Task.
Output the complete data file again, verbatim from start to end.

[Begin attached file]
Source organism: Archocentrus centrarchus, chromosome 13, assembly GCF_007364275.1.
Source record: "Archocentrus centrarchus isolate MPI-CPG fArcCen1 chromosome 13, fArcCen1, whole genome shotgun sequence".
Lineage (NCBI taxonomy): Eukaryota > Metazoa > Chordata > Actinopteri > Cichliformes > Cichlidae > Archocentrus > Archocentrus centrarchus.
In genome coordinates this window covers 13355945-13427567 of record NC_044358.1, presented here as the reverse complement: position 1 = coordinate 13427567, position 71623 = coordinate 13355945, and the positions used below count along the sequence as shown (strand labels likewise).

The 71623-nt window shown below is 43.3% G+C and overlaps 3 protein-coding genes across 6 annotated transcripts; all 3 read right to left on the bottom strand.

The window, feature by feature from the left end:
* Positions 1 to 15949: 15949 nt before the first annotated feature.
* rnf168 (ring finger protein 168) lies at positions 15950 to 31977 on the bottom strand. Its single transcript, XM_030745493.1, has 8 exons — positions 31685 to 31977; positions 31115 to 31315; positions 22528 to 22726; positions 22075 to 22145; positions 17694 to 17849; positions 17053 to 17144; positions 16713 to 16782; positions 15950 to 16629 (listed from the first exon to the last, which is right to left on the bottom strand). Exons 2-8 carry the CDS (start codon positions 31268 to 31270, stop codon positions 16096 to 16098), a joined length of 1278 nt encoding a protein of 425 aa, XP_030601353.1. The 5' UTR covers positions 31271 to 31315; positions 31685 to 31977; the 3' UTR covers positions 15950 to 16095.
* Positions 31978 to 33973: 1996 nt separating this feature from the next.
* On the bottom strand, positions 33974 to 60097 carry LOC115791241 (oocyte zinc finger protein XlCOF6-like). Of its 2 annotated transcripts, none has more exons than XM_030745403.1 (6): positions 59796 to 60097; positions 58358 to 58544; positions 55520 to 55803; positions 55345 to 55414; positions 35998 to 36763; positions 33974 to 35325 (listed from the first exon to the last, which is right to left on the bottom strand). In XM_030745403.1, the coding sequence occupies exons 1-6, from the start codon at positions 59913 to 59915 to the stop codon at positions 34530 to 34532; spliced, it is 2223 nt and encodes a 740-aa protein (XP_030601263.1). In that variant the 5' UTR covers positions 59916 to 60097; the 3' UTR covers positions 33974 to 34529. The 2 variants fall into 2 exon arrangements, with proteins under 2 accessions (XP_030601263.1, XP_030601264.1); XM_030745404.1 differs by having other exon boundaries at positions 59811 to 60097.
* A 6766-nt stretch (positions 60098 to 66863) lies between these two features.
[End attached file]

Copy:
Source organism: Archocentrus centrarchus, chromosome 13, assembly GCF_007364275.1.
Source record: "Archocentrus centrarchus isolate MPI-CPG fArcCen1 chromosome 13, fArcCen1, whole genome shotgun sequence".
Lineage (NCBI taxonomy): Eukaryota > Metazoa > Chordata > Actinopteri > Cichliformes > Cichlidae > Archocentrus > Archocentrus centrarchus.
In genome coordinates this window covers 13355945-13427567 of record NC_044358.1, presented here as the reverse complement: position 1 = coordinate 13427567, position 71623 = coordinate 13355945, and the positions used below count along the sequence as shown (strand labels likewise).

The 71623-nt window shown below is 43.3% G+C and overlaps 3 protein-coding genes across 6 annotated transcripts; all 3 read right to left on the bottom strand.

The window, feature by feature from the left end:
* Positions 1 to 15949: 15949 nt before the first annotated feature.
* rnf168 (ring finger protein 168) lies at positions 15950 to 31977 on the bottom strand. Its single transcript, XM_030745493.1, has 8 exons — positions 31685 to 31977; positions 31115 to 31315; positions 22528 to 22726; positions 22075 to 22145; positions 17694 to 17849; positions 17053 to 17144; positions 16713 to 16782; positions 15950 to 16629 (listed from the first exon to the last, which is right to left on the bottom strand). Exons 2-8 carry the CDS (start codon positions 31268 to 31270, stop codon positions 16096 to 16098), a joined length of 1278 nt encoding a protein of 425 aa, XP_030601353.1. The 5' UTR covers positions 31271 to 31315; positions 31685 to 31977; the 3' UTR covers positions 15950 to 16095.
* Positions 31978 to 33973: 1996 nt separating this feature from the next.
* On the bottom strand, positions 33974 to 60097 carry LOC115791241 (oocyte zinc finger protein XlCOF6-like). Of its 2 annotated transcripts, none has more exons than XM_030745403.1 (6): positions 59796 to 60097; positions 58358 to 58544; positions 55520 to 55803; positions 55345 to 55414; positions 35998 to 36763; positions 33974 to 35325 (listed from the first exon to the last, which is right to left on the bottom strand). In XM_030745403.1, the coding sequence occupies exons 1-6, from the start codon at positions 59913 to 59915 to the stop codon at positions 34530 to 34532; spliced, it is 2223 nt and encodes a 740-aa protein (XP_030601263.1). In that variant the 5' UTR covers positions 59916 to 60097; the 3' UTR covers positions 33974 to 34529. The 2 variants fall into 2 exon arrangements, with proteins under 2 accessions (XP_030601263.1, XP_030601264.1); XM_030745404.1 differs by having other exon boundaries at positions 59811 to 60097.
* A 6766-nt stretch (positions 60098 to 66863) lies between these two features.